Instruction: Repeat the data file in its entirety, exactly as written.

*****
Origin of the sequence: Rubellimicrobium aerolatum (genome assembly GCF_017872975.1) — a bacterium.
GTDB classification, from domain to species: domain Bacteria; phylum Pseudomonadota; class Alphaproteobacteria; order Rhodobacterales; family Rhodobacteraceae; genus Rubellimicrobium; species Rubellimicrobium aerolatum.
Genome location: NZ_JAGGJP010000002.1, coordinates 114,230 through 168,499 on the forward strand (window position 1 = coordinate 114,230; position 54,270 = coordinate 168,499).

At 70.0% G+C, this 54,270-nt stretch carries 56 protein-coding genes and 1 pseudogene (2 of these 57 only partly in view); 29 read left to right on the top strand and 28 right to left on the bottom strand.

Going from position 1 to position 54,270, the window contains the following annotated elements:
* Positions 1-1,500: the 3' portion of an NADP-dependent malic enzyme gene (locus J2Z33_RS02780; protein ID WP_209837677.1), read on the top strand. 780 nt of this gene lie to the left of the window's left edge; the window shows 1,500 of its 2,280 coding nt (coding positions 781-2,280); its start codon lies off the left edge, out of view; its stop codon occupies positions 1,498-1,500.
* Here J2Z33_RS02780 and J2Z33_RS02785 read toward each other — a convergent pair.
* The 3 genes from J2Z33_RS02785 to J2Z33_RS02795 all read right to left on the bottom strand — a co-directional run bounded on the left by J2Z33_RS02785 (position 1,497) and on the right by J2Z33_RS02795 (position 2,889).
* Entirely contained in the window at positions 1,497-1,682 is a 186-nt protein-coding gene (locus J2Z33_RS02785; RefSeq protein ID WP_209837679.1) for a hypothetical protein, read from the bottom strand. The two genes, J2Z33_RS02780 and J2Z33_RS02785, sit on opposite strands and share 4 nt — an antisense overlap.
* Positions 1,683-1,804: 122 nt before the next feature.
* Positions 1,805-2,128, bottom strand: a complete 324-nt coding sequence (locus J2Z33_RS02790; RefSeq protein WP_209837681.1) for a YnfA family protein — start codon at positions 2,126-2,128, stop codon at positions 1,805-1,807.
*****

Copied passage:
Origin of the sequence: Rubellimicrobium aerolatum (genome assembly GCF_017872975.1) — a bacterium.
GTDB classification, from domain to species: domain Bacteria; phylum Pseudomonadota; class Alphaproteobacteria; order Rhodobacterales; family Rhodobacteraceae; genus Rubellimicrobium; species Rubellimicrobium aerolatum.
Genome location: NZ_JAGGJP010000002.1, coordinates 114,230 through 168,499 on the forward strand (window position 1 = coordinate 114,230; position 54,270 = coordinate 168,499).

At 70.0% G+C, this 54,270-nt stretch carries 56 protein-coding genes and 1 pseudogene (2 of these 57 only partly in view); 29 read left to right on the top strand and 28 right to left on the bottom strand.

Going from position 1 to position 54,270, the window contains the following annotated elements:
* Positions 1-1,500: the 3' portion of an NADP-dependent malic enzyme gene (locus J2Z33_RS02780; protein ID WP_209837677.1), read on the top strand. 780 nt of this gene lie to the left of the window's left edge; the window shows 1,500 of its 2,280 coding nt (coding positions 781-2,280); its start codon lies off the left edge, out of view; its stop codon occupies positions 1,498-1,500.
* Here J2Z33_RS02780 and J2Z33_RS02785 read toward each other — a convergent pair.
* The 3 genes from J2Z33_RS02785 to J2Z33_RS02795 all read right to left on the bottom strand — a co-directional run bounded on the left by J2Z33_RS02785 (position 1,497) and on the right by J2Z33_RS02795 (position 2,889).
* Entirely contained in the window at positions 1,497-1,682 is a 186-nt protein-coding gene (locus J2Z33_RS02785; RefSeq protein ID WP_209837679.1) for a hypothetical protein, read from the bottom strand. The two genes, J2Z33_RS02780 and J2Z33_RS02785, sit on opposite strands and share 4 nt — an antisense overlap.
* Positions 1,683-1,804: 122 nt before the next feature.
* Positions 1,805-2,128, bottom strand: a complete 324-nt coding sequence (locus J2Z33_RS02790; RefSeq protein WP_209837681.1) for a YnfA family protein — start codon at positions 2,126-2,128, stop codon at positions 1,805-1,807.